Batsmen are the key as all-rounder Watson is recalled from Champions League Twenty20.
Australia opt for balance ahead of Proteas test
SYDNEY // Top order batsmen will be up against it during South Africa's tour of Australia as the world's two best pace bowling line-ups go head-to-head, Mickey Arthur, the Australia coach, said yesterday.
Australia are hoping to reclaim cricket's world No 1 Test ranking over a packed schedule in the year ahead, starting with the first of three matches against the top-ranked South Africans in Brisbane on November 9.
"It's going to be about the batters," Arthur said of the series.
"It is going to be about which top six can adapt better, which top six is going to be more consistent over the three Test series. I think both top sixes are in for a real baptism of fire."
John Inverarity, the national selector, said there could be as many as five pace bowlers in Australia's squad for the first Test at the Gabba, with rising talents James Pattinson and Pat Cummins and the more experienced Peter Siddle, Ben Hilfenhaus and Mitchell Johnson among names in the mix.
"We're just delighted that we've got the pace bowling on tap that we have," Inverarity said.
The toughest choice for selectors will be that of wicketkeeper and whether to name the more experienced Brad Haddin over Matthew Wade.
"We are aware of all the factors; I mean the fact that Matthew is 24 and rising and Brad turns 35 about now," Inverarity said.
"Obviously Matthew is more for the future, but we're very focused on who deserves and who will be best against South Africa."
Cricket Australia also defended the decision to withdraw Shane Watson midway through the Twenty20 Champions League in South Africa to have the all-rounder fresh and rested for the upcoming Test campaign at home.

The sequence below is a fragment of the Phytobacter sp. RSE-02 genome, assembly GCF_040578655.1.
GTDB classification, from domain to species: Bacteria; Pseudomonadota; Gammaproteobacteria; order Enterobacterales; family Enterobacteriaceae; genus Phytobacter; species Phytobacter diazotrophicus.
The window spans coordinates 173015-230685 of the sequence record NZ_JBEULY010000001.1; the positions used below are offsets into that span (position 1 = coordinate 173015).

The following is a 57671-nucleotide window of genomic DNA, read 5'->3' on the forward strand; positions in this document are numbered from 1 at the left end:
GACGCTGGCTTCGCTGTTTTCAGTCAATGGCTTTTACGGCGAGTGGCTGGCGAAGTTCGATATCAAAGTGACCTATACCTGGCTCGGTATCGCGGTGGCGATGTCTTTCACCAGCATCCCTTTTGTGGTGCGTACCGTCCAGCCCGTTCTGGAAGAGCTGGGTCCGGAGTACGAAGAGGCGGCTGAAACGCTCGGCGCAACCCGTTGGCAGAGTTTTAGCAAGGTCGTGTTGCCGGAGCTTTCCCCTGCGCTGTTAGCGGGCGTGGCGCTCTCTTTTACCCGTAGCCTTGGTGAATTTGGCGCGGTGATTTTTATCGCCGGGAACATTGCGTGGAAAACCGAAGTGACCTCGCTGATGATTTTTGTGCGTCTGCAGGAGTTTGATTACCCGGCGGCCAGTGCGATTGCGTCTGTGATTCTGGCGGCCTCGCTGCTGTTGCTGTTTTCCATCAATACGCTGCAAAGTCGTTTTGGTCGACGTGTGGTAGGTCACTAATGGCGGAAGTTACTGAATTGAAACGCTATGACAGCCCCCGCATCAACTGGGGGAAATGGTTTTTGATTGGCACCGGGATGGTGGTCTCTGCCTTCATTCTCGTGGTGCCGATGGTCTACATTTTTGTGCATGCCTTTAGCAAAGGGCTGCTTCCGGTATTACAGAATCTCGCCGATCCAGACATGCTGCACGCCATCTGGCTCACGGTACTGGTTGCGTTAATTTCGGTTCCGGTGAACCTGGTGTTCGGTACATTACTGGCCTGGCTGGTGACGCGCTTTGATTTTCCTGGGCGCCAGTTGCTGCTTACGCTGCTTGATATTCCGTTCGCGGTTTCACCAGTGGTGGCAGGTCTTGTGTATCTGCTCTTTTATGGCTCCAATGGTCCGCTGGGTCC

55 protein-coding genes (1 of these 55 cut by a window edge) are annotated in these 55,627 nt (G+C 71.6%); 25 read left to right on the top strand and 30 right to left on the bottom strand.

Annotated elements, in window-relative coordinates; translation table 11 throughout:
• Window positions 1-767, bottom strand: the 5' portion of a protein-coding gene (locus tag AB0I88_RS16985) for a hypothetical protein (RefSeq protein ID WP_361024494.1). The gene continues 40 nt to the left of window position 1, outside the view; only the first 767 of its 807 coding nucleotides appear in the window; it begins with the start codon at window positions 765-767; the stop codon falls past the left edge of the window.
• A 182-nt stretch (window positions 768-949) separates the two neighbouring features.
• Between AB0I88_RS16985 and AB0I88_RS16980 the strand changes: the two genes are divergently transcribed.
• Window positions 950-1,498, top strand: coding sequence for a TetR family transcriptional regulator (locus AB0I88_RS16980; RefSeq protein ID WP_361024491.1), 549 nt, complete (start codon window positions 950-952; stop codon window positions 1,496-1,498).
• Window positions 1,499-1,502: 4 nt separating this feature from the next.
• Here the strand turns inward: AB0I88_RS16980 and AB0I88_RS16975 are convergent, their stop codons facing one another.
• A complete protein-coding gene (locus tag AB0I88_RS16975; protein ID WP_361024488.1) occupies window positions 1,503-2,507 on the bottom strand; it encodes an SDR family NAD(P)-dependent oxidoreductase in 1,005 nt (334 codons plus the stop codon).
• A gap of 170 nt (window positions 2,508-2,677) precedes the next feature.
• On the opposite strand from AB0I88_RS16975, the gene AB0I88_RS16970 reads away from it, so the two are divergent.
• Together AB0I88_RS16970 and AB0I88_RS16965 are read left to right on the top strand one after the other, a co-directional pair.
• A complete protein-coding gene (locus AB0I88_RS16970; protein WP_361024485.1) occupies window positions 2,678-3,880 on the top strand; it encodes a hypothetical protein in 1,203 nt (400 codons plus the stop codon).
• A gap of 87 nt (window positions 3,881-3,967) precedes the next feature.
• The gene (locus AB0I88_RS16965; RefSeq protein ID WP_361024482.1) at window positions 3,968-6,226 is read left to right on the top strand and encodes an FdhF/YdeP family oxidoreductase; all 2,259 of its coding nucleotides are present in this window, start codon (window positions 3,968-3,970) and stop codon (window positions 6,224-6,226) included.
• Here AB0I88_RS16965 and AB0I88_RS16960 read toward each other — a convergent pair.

"We need Shane to be best prepared for that first Test match," Arthur said of Watson, 31, who has proven himself with bat and ball in all formats of cricket and is a star of the Indian Premier League. "For us right now his best preparation is coming back and playing some red-ball cricket."
The South-African born Arthur acknowledged there was an extra incentive for him to "get one over" the Proteas in the series.
"On a personal level for me, I guess it has a little bit of extra spice to play against the country of your birth, the country that I coached for five years," he told journalists in Sydney.
Elsewhere,India's record-breaking batsman Sachin Tendulkar is to be conferred with membership of the Order of Australia, visiting prime minister Julia Gillard said in New Delhi yesterday.
"Cricket is of course a great bond between Australia and India. We are both cricket-mad nations," Gillard, on a three-day state visit to India, said.
"I am very pleased that we are going to confer on Sachin Tendulkar the membership of the Order of Australia.
"This is a very special honour very rarely awarded to someone who is not an Australian citizen or an Australian national."
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